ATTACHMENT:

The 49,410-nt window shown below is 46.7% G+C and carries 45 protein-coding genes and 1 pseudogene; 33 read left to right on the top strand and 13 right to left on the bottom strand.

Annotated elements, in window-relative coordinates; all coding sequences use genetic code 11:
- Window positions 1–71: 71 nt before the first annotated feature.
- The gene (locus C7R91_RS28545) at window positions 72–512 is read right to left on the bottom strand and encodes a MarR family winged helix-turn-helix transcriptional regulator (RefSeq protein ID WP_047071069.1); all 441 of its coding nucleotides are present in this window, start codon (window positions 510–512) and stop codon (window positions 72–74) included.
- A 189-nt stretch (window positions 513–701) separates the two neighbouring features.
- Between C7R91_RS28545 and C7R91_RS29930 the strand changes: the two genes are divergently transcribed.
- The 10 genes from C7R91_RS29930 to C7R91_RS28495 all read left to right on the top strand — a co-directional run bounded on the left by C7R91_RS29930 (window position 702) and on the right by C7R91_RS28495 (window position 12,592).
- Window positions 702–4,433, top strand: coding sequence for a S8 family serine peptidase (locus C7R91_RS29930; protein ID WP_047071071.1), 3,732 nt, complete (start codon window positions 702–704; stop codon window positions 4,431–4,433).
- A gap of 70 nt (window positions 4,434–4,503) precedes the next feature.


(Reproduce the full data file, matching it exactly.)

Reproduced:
The 49,410-nt window shown below is 46.7% G+C and carries 45 protein-coding genes and 1 pseudogene; 33 read left to right on the top strand and 13 right to left on the bottom strand.

Annotated elements, in window-relative coordinates; all coding sequences use genetic code 11:
- Window positions 1–71: 71 nt before the first annotated feature.
- The gene (locus C7R91_RS28545) at window positions 72–512 is read right to left on the bottom strand and encodes a MarR family winged helix-turn-helix transcriptional regulator (RefSeq protein ID WP_047071069.1); all 441 of its coding nucleotides are present in this window, start codon (window positions 510–512) and stop codon (window positions 72–74) included.
- A 189-nt stretch (window positions 513–701) separates the two neighbouring features.
- Between C7R91_RS28545 and C7R91_RS29930 the strand changes: the two genes are divergently transcribed.
- The 10 genes from C7R91_RS29930 to C7R91_RS28495 all read left to right on the top strand — a co-directional run bounded on the left by C7R91_RS29930 (window position 702) and on the right by C7R91_RS28495 (window position 12,592).
- Window positions 702–4,433, top strand: coding sequence for a S8 family serine peptidase (locus C7R91_RS29930; protein ID WP_047071071.1), 3,732 nt, complete (start codon window positions 702–704; stop codon window positions 4,431–4,433).
- A gap of 70 nt (window positions 4,434–4,503) precedes the next feature.